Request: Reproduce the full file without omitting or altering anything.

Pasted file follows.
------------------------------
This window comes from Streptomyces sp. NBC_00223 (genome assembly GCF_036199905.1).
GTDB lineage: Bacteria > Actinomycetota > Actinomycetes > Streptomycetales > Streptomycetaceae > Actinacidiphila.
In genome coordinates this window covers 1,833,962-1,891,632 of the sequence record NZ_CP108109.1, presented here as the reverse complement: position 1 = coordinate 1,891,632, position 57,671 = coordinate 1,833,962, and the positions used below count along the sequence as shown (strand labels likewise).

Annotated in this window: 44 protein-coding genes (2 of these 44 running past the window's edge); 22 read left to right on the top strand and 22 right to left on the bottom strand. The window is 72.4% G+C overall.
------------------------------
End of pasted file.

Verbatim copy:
This window comes from Streptomyces sp. NBC_00223 (genome assembly GCF_036199905.1).
GTDB lineage: Bacteria > Actinomycetota > Actinomycetes > Streptomycetales > Streptomycetaceae > Actinacidiphila.
In genome coordinates this window covers 1,833,962-1,891,632 of the sequence record NZ_CP108109.1, presented here as the reverse complement: position 1 = coordinate 1,891,632, position 57,671 = coordinate 1,833,962, and the positions used below count along the sequence as shown (strand labels likewise).

Annotated in this window: 44 protein-coding genes (2 of these 44 running past the window's edge); 22 read left to right on the top strand and 22 right to left on the bottom strand. The window is 72.4% G+C overall.